Now if every pedophile would simply turn themselves in: Problem solved!

OFFICERS in a police station were stunned when Jehovah’s Witness Zak Babar walked in and handed over a bag of loot, saying “I think I’ve done a burglary.”

Babar, 48, had committed the burglary while in a “stupor” after overdosing on newly prescribed sleeping pills which he did not think were working, Gloucester crown court was told.

Babar, of Regent street, Lydney, Gloucestershire, pleaded guilty to burgling Eric Witheridge’s home, also in Regent street, and stealing jewellery and an iPad on May 18 this year.

Because of his three past convictions for house burglary he was liable to a “three strikes and you’re out” minimum jail term of three years.

But after hearing how he had given himself up and returned most of the stolen property Judge Michael Cullum reduced the sentence to sixteen months imprisonment.

“The burglary was a serious one,” said the judge. “But the way the case comes before the court is unusual.”The stolen property is recovered because you walked into the police station to admit your guilt, no doubt not wanting to live with the knowledge that you had committed another burglary after great efforts to change your life for the better.”

Prosecutor Janine Wood said “The circumstances of this offence are very, very unusual. It came to light because Babar walked of his own volition into Coleford police station with a bag of items which he knew were not his. He told the police he thought he had committed an offence.“This was on May 24. The burglary had been at about 5pm on May 18 when a stone was used to smash the utility window of Mr and Mrs Witheridge’s home.

“All the rooms were entered and various items stolen. It is a four-bed end of terrace home in a quiet street.“Babar told the police he thought he had committed a burglary after a recent change in his medication. He said he had a recall of a window being smashed.

“The victim was contacted and shown the bag of items Babar had brought in. He was able to identify them as his.“

In a victim statement Mr Witheridge said the burglary had impacted on him and his wife.

They were shocked and then angry about what happened and suffered anxiety and inconvenience, he stated.
Babar was interviewed on May 25 and said he had requested a change of medication eight days earlier from his doctor. He said that at first he could remember nothing about the burglary but then had flashbacks about a broken window.“He took responsibility and apologised to the victims of his crime,“ stated Mrs Wood.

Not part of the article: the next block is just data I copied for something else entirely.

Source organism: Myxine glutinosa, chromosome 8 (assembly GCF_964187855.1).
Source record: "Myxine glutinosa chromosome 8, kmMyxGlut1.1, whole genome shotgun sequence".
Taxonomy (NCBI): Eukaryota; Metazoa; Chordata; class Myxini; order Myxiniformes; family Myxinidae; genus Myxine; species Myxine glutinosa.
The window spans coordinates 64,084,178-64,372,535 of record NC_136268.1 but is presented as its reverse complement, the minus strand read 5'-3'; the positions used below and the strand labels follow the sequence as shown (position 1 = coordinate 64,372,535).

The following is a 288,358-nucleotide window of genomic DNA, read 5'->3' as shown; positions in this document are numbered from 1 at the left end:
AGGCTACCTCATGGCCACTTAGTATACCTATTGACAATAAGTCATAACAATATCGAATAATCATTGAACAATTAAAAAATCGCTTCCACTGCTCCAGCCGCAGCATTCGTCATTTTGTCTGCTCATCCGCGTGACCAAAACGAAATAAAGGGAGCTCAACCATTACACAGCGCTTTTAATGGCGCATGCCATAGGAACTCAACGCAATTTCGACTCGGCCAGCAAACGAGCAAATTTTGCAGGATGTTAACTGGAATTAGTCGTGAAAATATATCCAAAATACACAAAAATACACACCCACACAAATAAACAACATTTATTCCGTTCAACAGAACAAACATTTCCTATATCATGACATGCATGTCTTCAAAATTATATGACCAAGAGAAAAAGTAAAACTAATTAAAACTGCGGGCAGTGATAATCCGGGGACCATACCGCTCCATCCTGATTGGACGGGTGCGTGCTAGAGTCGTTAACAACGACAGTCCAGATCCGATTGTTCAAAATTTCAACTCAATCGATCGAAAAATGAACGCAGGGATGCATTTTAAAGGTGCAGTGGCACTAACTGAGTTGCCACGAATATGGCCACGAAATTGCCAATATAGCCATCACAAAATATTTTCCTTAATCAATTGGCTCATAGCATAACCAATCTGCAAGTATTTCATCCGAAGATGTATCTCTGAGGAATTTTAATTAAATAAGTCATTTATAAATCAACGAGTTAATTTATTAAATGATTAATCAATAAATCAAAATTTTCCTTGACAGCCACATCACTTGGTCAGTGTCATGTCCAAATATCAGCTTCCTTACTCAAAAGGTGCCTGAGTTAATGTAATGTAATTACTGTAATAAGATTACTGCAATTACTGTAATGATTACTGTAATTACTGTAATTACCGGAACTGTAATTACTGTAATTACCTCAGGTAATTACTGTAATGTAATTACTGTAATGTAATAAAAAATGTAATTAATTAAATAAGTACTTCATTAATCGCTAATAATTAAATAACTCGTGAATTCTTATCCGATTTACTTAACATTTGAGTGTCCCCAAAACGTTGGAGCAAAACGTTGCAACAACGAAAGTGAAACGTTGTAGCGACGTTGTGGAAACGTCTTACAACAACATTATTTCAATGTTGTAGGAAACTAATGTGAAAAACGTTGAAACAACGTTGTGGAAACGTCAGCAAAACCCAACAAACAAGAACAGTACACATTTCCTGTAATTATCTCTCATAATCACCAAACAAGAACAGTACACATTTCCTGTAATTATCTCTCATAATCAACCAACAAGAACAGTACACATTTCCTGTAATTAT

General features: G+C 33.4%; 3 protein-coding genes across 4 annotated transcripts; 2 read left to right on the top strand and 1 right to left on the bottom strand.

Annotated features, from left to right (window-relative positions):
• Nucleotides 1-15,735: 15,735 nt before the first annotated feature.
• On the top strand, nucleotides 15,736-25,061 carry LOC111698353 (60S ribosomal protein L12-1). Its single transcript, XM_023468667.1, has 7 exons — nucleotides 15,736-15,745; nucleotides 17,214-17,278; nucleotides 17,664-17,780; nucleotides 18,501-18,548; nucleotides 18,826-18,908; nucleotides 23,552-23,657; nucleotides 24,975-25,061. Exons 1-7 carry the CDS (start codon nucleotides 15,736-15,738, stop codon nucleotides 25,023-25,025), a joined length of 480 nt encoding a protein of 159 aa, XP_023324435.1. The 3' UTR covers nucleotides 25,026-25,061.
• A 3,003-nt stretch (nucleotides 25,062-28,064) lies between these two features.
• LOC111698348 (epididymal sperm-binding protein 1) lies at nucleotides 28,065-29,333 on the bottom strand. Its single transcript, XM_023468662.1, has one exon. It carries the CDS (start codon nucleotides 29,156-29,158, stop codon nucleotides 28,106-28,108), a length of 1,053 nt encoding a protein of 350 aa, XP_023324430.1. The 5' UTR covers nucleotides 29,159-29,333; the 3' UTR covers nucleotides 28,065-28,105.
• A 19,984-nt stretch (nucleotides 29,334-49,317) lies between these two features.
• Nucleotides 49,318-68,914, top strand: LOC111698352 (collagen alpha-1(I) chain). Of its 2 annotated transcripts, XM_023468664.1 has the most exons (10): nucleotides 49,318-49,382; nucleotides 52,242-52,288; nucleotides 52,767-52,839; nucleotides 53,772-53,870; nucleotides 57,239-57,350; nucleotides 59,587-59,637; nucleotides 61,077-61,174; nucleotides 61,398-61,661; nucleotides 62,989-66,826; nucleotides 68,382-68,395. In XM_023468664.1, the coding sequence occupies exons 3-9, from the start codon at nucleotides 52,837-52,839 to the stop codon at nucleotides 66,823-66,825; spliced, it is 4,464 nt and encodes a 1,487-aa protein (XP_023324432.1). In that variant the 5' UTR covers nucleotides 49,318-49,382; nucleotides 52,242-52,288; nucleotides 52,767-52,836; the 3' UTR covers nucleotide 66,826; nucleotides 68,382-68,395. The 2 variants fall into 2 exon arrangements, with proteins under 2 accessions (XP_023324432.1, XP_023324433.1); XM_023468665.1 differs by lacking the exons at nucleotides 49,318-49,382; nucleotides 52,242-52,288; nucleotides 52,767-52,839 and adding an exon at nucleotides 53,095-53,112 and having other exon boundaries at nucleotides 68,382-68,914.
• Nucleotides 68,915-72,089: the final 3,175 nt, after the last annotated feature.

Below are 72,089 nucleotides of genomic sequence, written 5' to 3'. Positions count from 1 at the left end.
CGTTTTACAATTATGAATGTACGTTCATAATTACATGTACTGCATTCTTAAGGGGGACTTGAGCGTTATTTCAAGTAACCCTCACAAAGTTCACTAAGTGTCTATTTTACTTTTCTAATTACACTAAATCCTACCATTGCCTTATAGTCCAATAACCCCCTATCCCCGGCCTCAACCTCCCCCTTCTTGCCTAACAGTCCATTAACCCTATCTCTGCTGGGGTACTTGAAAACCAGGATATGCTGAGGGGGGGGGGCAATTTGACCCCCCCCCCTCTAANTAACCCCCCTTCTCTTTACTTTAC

Babar had made 20 previous court appearances and had convictions for domestic burglaries in 1999, 2008 and 2010.

Owen James, defending, said Babar had been a prolific offender in London in his youth and he came from a troubled background which had left him with post traumatic stress disorder.

He had tried to reform and moved to Lydney to get away from old criminal associates.

Mr James referred the court to psychiatric reports on Babar.

They showed treatment he had been receiving, he said.

In recent years Babar had joined the Jehovah’s Witnesses in Lydney and an elder of the church was supporting him at court, he said.

“This is very much a case of a man who is trying to change his life. On this occasion he took a massive overdose of Temazepam and was in some form of drug induced stupor for almost a week, during which this offence occurred.

“It is to his credit that on realising he had done something wrong he did not seek to hide from it. He could have pawned the stolen goods or got rid of them but he took them to the police and handed himself in.

“He was no doubt influenced by his new found religious beliefs.

“He told the police ‘I was thinking about the victims and how upset they would be.”


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